Society

The Hibakusha - Survivors Of The Hiroshima And Nagasaki Atomic Bombs

Thousands of Japanese natives and foreigners were forced to live with the physical effects of nuclear warfare for the rest of their lives as well as societal discrimination.

5. Horrific Aftermath of the Bombs

The Hibakusha is the word used for the victims of the atomic bombings in the year 1945 of Hiroshima and Nagasaki in Japan by the United States. The horrific aftermath of the bombings were witnessed by many survivors who shared their stories of the fateful day with the public. Some people saw the mushroom cloud in the air, and some were trapped in it. Many people were left with tattered clothes or nearly naked, and they were burnt, swollen, and blackened. They appeared as ghostly figures whose eyes were shut or some had their eyeball sockets hanging out. The injured in this attack had their skin hanging like ribbons from their bones, and some were even begging for water. It was reported that nearly 140,000 people were killed in Hiroshima and nearly 70,000 were reported from Nagasaki. People who were near the epicenter were vaporized into the air due to the extremely hot temperatures resulting from the blasts.

4. Health Problems

The survivors of the blast faced many health problems from Radiation poisoning like the Prodromal Syndrome, which is a sort of mental illness. The Bone Marrow death was being caused by the radiation level which was between 2 and 10 Gray (joules of radiation per kilogram of matter), and in this situation the production of white and red blood cells are stopped because of the loss of blood-making cells. As a result, the loss of platelets may cause fatal hemorrhage and white blood cells, a cause of infections, and decreases in blood cells may cause anemia. With the loss of water and electrolytes from the body, the damage is caused to the epithelial cells, and if it is combined with the bone marrow damage, then it proves fatal. Even some people may suffer damage to central nervous system, and it can cause death if they are exposed to radiation levels of 50 Gray.

3. Discrimination

Due to ignorance of the people to the radiation sickness, the Hibakusha people had to suffer discrimination at the hands of the general public, especially in the areas of work or marriage. While watching out for the statistics, the increase in the birth defects or any kind of malformation has decreased, but still there is less awareness amongst the people. People do not marry women from Hiroshima and Nagasaki as they believe that they are genetically damaged, and fears that children born of them will be deformed.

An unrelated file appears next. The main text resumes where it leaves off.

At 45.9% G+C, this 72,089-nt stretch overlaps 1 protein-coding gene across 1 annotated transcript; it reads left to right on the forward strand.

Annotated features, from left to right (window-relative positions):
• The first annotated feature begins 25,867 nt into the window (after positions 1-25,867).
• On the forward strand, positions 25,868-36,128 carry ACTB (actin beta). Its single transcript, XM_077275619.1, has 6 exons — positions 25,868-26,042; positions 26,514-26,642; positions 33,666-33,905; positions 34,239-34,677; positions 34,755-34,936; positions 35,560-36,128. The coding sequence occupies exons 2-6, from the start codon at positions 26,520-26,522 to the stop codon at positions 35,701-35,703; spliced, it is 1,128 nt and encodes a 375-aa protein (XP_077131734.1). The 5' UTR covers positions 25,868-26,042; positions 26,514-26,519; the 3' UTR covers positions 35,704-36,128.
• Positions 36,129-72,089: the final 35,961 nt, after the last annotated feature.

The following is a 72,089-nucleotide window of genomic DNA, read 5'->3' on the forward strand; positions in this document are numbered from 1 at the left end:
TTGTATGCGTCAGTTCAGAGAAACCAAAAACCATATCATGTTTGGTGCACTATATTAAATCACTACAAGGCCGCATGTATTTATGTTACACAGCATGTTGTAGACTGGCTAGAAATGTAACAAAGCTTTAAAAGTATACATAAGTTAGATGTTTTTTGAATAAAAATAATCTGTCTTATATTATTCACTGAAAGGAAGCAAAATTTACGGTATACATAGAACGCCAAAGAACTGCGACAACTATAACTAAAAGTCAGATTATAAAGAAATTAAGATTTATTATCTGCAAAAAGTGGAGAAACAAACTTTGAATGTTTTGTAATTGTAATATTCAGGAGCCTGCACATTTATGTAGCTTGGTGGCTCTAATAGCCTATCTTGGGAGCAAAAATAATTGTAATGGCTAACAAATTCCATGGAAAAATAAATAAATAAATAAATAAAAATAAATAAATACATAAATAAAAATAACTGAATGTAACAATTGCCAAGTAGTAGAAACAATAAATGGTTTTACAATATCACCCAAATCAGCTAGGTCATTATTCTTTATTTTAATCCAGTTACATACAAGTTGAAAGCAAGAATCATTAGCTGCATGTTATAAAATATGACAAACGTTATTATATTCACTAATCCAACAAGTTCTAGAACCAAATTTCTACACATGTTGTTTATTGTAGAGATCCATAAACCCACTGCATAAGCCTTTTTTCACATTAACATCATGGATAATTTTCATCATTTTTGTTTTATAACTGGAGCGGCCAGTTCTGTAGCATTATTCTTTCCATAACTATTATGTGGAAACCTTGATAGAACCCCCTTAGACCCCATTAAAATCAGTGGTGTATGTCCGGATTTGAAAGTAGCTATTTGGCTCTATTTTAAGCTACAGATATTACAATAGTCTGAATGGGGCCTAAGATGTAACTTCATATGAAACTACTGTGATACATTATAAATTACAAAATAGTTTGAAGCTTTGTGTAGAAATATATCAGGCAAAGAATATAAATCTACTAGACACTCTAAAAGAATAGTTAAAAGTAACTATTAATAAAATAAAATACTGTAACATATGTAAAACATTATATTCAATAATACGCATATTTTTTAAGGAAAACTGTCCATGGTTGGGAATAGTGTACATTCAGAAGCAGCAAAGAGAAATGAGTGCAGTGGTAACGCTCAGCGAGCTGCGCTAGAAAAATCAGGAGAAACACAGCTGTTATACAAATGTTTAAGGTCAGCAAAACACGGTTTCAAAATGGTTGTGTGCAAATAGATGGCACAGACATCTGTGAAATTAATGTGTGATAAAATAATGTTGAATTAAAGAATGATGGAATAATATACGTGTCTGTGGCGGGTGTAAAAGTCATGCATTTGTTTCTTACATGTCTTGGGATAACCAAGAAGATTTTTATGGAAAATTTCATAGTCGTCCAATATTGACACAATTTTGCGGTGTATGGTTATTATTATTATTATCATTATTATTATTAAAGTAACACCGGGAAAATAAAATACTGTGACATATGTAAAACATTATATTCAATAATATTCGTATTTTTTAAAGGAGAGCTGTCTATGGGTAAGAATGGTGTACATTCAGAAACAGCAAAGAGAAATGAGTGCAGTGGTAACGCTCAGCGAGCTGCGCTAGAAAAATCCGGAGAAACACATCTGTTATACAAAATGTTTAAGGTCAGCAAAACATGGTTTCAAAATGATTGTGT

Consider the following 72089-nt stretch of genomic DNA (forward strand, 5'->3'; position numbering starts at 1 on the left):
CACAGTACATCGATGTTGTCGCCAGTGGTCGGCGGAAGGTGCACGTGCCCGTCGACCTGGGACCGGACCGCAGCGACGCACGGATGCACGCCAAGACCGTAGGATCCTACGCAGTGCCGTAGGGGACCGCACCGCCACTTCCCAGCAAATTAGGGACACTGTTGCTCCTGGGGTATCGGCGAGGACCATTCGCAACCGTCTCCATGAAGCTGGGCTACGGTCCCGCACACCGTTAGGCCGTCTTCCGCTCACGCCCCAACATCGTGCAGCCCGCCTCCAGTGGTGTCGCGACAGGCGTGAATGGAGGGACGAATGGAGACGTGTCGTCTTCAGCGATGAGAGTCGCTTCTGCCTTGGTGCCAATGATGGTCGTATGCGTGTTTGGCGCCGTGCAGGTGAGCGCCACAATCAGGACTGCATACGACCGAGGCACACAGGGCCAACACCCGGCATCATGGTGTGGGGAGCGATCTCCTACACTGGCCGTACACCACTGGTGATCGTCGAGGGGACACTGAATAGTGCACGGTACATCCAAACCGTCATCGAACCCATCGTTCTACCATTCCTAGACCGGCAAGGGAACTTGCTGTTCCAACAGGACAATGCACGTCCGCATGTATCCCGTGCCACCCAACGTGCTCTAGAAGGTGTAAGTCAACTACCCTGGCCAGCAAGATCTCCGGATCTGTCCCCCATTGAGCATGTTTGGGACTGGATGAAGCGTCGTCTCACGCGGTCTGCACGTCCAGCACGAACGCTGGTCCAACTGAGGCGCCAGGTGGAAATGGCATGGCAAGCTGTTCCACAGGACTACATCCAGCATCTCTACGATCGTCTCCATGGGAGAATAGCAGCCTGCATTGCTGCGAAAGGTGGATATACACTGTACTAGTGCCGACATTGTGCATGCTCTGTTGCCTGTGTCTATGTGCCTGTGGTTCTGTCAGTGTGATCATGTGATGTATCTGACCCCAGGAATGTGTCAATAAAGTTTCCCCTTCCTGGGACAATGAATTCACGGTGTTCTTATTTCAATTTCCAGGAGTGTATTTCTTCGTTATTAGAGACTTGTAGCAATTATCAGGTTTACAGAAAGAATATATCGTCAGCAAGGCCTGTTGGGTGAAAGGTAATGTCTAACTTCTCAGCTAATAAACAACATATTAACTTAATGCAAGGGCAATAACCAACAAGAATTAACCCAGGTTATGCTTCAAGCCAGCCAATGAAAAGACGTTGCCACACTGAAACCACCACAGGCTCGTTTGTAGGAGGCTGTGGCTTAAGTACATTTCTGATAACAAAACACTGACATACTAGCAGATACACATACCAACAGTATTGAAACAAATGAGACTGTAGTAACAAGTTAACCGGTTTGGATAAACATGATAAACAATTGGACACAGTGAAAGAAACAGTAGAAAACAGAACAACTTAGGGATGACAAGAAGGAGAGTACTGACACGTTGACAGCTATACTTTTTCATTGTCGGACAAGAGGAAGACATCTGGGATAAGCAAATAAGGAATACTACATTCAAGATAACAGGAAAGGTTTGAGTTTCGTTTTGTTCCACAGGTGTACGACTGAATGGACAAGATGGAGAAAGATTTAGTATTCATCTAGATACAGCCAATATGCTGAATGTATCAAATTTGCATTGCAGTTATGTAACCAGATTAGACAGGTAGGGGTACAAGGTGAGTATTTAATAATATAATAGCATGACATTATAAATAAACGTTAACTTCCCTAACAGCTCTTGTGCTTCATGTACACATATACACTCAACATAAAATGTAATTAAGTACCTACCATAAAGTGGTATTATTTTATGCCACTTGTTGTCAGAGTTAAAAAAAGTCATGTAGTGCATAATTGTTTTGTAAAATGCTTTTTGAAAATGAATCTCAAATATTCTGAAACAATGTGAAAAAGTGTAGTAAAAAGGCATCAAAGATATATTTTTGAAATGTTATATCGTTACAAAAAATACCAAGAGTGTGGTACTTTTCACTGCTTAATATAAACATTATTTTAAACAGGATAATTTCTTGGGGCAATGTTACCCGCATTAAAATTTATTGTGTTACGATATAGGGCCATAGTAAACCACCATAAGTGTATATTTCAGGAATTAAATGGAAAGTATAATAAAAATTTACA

2. The Niju Hibakusha Double Survivors

#2 The Niju Hibakusha Double Survivors

The Niju Hibakusha are the people who are double survivors of both the bombings in Hiroshima as well as Nagasaki. In 2009, the Japanese government recently recognized Tsutomu Yamaguchi (pictured) as a Niju Hibakusha because, at the time of bombing, he was 3 kilometers away from the sight of the bombing and suffered severe injuries in Hiroshima, and was also exposed to residual radiation in his hometown of Nagasaki. He died not long after receiving this acknowledgement. All in all, around 165 people were thought to have survived both blasts to earn the moniker of Niju Hibakusha.

1. Official Recognition

The government officially recognized these people as the Hibakusha who were few kilometers away from the hypocenter, exposed to radiation as a result of fallout. These included those who were 2 kilometers away from the hypocenter (ground zero) within 2 weeks, or the unborn babies who were carried in the womb there at the time. These people received special allowances from the government, and there were many Korean survivors, Japanese-Americans, and many other foreign survivors as well.

More in Society